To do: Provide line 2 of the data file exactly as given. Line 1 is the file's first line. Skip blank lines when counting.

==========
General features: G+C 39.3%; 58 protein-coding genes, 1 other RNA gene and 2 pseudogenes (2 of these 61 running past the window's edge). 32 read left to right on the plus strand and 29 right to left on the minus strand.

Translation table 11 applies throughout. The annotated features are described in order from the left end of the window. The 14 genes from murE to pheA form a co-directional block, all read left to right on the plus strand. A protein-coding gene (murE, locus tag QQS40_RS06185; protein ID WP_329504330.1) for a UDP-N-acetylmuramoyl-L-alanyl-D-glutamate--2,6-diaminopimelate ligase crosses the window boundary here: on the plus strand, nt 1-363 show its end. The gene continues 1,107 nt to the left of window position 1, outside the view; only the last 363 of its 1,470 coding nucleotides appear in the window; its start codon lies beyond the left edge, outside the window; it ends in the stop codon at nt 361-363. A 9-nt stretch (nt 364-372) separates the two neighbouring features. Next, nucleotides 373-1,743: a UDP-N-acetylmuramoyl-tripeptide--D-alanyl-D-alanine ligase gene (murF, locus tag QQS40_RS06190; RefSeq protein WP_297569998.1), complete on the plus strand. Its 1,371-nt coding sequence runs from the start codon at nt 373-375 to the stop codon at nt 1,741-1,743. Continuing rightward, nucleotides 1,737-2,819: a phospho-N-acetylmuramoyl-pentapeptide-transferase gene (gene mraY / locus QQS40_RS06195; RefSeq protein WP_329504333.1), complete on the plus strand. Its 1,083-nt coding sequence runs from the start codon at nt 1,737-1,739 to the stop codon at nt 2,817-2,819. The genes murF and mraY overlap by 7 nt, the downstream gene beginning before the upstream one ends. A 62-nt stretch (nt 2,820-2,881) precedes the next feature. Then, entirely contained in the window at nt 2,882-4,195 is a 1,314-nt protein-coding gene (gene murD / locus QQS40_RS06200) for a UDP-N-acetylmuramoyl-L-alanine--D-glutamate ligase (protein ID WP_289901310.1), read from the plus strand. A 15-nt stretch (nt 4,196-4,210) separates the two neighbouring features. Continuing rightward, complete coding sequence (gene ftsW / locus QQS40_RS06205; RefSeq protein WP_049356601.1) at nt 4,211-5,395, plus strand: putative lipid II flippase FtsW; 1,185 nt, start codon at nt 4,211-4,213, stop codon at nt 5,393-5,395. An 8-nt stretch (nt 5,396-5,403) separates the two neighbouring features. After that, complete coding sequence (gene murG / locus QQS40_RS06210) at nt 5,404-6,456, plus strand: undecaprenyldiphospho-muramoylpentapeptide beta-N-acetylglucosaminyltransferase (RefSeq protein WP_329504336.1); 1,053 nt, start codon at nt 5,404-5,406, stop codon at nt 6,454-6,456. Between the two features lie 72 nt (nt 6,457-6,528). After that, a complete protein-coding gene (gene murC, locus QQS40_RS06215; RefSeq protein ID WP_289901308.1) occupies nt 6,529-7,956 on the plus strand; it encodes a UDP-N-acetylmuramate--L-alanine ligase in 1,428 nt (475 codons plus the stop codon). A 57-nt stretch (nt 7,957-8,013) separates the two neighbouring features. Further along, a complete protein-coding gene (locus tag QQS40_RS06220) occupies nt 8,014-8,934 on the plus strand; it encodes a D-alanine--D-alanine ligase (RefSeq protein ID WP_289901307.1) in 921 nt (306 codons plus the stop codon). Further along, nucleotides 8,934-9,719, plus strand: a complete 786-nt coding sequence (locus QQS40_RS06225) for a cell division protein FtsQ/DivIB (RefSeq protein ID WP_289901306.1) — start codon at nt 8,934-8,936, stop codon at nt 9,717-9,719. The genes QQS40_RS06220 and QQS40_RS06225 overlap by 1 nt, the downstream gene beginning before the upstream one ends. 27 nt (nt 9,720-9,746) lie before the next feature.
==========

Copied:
Translation table 11 applies throughout. The annotated features are described in order from the left end of the window. The 14 genes from murE to pheA form a co-directional block, all read left to right on the plus strand. A protein-coding gene (murE, locus tag QQS40_RS06185; protein ID WP_329504330.1) for a UDP-N-acetylmuramoyl-L-alanyl-D-glutamate--2,6-diaminopimelate ligase crosses the window boundary here: on the plus strand, nt 1-363 show its end. The gene continues 1,107 nt to the left of window position 1, outside the view; only the last 363 of its 1,470 coding nucleotides appear in the window; its start codon lies beyond the left edge, outside the window; it ends in the stop codon at nt 361-363. A 9-nt stretch (nt 364-372) separates the two neighbouring features. Next, nucleotides 373-1,743: a UDP-N-acetylmuramoyl-tripeptide--D-alanyl-D-alanine ligase gene (murF, locus tag QQS40_RS06190; RefSeq protein WP_297569998.1), complete on the plus strand. Its 1,371-nt coding sequence runs from the start codon at nt 373-375 to the stop codon at nt 1,741-1,743. Continuing rightward, nucleotides 1,737-2,819: a phospho-N-acetylmuramoyl-pentapeptide-transferase gene (gene mraY / locus QQS40_RS06195; RefSeq protein WP_329504333.1), complete on the plus strand. Its 1,083-nt coding sequence runs from the start codon at nt 1,737-1,739 to the stop codon at nt 2,817-2,819. The genes murF and mraY overlap by 7 nt, the downstream gene beginning before the upstream one ends. A 62-nt stretch (nt 2,820-2,881) precedes the next feature. Then, entirely contained in the window at nt 2,882-4,195 is a 1,314-nt protein-coding gene (gene murD / locus QQS40_RS06200) for a UDP-N-acetylmuramoyl-L-alanine--D-glutamate ligase (protein ID WP_289901310.1), read from the plus strand. A 15-nt stretch (nt 4,196-4,210) separates the two neighbouring features. Continuing rightward, complete coding sequence (gene ftsW / locus QQS40_RS06205; RefSeq protein WP_049356601.1) at nt 4,211-5,395, plus strand: putative lipid II flippase FtsW; 1,185 nt, start codon at nt 4,211-4,213, stop codon at nt 5,393-5,395. An 8-nt stretch (nt 5,396-5,403) separates the two neighbouring features. After that, complete coding sequence (gene murG / locus QQS40_RS06210) at nt 5,404-6,456, plus strand: undecaprenyldiphospho-muramoylpentapeptide beta-N-acetylglucosaminyltransferase (RefSeq protein WP_329504336.1); 1,053 nt, start codon at nt 5,404-5,406, stop codon at nt 6,454-6,456. Between the two features lie 72 nt (nt 6,457-6,528). After that, a complete protein-coding gene (gene murC, locus QQS40_RS06215; RefSeq protein ID WP_289901308.1) occupies nt 6,529-7,956 on the plus strand; it encodes a UDP-N-acetylmuramate--L-alanine ligase in 1,428 nt (475 codons plus the stop codon). A 57-nt stretch (nt 7,957-8,013) separates the two neighbouring features. Further along, a complete protein-coding gene (locus tag QQS40_RS06220) occupies nt 8,014-8,934 on the plus strand; it encodes a D-alanine--D-alanine ligase (RefSeq protein ID WP_289901307.1) in 921 nt (306 codons plus the stop codon). Further along, nucleotides 8,934-9,719, plus strand: a complete 786-nt coding sequence (locus QQS40_RS06225) for a cell division protein FtsQ/DivIB (RefSeq protein ID WP_289901306.1) — start codon at nt 8,934-8,936, stop codon at nt 9,717-9,719. The genes QQS40_RS06220 and QQS40_RS06225 overlap by 1 nt, the downstream gene beginning before the upstream one ends. 27 nt (nt 9,720-9,746) lie before the next feature.